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    SUBJECTS — U.S./1860 - 1865; Literature/U.S.;
    SOCIAL-EMOTIONAL LEARNING — Courage in War; Redemption;
           Coming of Age;
    MORAL-ETHICAL EMPHASIS — Responsibility.
    Age: 10+; Drama; 1951; 70 minutes; B & W; Available from Amazon.com.

    Description:     This adaptation of Stephen Crane's classic novel follows the experience of a raw recruit to the Union Army through his first two days of battle. At the beginning he is terrified and runs away. The film shows how he comes back and claims both his self-respect and his manhood.

    Benefits of the Movie:     This film shows how, even if you prove a coward in one battle, you can redeem yourself in the next. It shows a boy coming to manhood in battle and what battles were like in the Civil War. The novel is a classic and children should be encouraged to read the book before they see the film.

    Possible Problems:    None.

    Parenting Points:     Ask and help your child to answer the Quick Discussion Question.


Benefits of the Movie
Possible Problems
Parenting Points
Selected Awards & Cast
Helpful Background
Discussion Questions:
      Subjects (Curriculum Topics)
      Social-Emotional Learning
      Moral-Ethical Emphasis
            (Character Counts)
Bridges to Reading
Links to the Internet
Assignments, Projects & Activities

WORKSHEETS: TWM offers the following worksheets to keep students' minds on the movie and direct them to the lessons that can be learned from the film. Teachers can modify the movie worksheets to fit the needs of each class. See also TWM's Historical Fiction in Film Cross-Curricular Homework Project.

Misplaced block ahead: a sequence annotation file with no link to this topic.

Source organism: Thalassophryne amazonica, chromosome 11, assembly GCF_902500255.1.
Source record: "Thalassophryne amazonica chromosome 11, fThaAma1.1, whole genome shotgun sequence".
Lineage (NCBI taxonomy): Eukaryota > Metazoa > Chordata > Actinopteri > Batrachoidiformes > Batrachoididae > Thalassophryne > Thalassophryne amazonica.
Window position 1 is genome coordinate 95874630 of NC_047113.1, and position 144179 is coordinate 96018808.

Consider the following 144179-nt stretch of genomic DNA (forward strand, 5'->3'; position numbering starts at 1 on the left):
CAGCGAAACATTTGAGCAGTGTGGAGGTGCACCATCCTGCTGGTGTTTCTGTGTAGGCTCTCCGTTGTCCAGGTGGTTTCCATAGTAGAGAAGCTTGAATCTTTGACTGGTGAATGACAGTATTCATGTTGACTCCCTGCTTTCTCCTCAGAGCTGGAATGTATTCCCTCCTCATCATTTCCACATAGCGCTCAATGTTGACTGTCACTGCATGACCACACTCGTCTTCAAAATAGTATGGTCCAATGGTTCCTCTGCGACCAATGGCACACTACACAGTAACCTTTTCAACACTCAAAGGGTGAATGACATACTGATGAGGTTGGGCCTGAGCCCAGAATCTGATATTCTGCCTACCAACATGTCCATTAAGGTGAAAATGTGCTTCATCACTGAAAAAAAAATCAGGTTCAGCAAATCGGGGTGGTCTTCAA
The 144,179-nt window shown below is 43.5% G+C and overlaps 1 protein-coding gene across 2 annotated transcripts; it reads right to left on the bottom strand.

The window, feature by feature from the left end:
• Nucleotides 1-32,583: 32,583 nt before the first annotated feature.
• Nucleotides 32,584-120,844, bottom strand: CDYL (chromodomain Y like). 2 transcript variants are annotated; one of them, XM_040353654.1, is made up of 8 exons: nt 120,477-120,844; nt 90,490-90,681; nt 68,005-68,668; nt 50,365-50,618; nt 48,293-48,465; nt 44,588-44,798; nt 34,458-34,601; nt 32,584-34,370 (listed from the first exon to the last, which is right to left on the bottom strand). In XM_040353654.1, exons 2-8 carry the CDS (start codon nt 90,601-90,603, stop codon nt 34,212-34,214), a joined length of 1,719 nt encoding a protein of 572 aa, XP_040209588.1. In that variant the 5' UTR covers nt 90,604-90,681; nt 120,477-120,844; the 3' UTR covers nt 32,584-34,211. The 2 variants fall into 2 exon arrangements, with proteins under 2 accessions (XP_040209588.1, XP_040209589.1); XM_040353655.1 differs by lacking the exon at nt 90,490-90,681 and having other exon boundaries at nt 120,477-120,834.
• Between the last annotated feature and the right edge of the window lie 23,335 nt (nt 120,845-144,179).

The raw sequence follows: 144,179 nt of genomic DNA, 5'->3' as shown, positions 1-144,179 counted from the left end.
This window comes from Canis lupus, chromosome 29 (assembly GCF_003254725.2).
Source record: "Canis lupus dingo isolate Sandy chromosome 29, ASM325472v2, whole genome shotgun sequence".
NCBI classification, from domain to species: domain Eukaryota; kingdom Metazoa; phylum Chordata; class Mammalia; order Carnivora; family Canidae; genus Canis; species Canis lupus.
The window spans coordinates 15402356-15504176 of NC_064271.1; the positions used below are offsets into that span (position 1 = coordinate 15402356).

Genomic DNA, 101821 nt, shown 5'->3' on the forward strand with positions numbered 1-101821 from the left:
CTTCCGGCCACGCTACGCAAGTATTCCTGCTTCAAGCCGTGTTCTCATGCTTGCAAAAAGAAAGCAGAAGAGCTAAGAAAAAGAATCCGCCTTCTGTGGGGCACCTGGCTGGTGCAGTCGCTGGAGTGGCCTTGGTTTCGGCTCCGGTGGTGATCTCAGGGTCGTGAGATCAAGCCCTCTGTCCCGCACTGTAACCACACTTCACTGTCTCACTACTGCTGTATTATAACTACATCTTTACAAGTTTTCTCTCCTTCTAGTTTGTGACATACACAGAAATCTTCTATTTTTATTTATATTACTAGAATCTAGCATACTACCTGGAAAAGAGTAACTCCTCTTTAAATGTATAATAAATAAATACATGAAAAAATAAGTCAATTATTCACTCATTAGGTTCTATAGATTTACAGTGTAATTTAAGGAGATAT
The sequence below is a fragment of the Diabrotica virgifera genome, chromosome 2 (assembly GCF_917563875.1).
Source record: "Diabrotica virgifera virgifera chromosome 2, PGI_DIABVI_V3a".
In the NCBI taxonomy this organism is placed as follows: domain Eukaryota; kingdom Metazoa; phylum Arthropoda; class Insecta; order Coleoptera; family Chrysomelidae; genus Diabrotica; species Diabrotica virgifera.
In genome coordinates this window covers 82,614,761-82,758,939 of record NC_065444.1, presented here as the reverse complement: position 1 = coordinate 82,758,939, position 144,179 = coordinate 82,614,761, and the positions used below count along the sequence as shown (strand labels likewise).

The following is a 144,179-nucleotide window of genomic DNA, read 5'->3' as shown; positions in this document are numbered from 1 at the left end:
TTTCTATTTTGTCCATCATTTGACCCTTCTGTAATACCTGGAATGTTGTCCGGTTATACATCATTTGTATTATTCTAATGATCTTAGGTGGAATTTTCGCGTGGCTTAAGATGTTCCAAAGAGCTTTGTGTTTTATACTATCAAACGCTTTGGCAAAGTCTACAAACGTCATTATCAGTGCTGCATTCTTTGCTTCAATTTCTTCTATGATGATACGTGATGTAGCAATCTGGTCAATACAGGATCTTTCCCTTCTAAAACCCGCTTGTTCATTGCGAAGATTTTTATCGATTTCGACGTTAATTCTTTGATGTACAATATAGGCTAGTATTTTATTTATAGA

Selected Awards, Cast and Director:

      Selected Awards:  1951 National Board of Review Awards: Ten Best Films of the Year.

      Featured Actors:  Audie Murphy, Bill Mauldin, Douglas Dick, Royal Dano, Andy Devine, Robert Easton Burke, Arthur Hunnicutt.

      Director:  John Huston.
QUICK DISCUSSION QUESTION:  How did Henry Flemming change during the film?

Suggested Response: There are several answers to this question. He grew up. He became a man. He overcame his fear and learned what courage was.

    Helpful Background:

      The Civil War resulted in unprecedented blood letting on both sides. No previous war had seen thousands upon thousands of soldiers killed in battle after battle. Soldiers and officers were unprepared for this carnage. See Helpful Background Sections to Gettysburg and Glory. Watching The Civil War, a nine part documentary on the Civil War will also provide excellent background on the Civil War.

BUILDING VOCABULARY: Johnny Reb; Yankee; the Union; drilling; "on the double;" Napoleon.


    Discussion Questions:

    1.  See Discussion Questions for Use With any Film that is a Work of Fiction.

    2.  When Fleming was standing sentry in the moonlight by the river, why did the rebel soldier call to him to go back into the shadows? Why didn't the rebel soldier just shoot him?

    3.  What types of guns were the soldiers using? How did they work?

    4.  Why was the soldier trying to take the pig? Was this legal? Have you ever heard the term "live off the land" or "requisition?" What do they mean?

    5.  What was so important about taking the confederate flag?

Select questions that are appropriate for your students.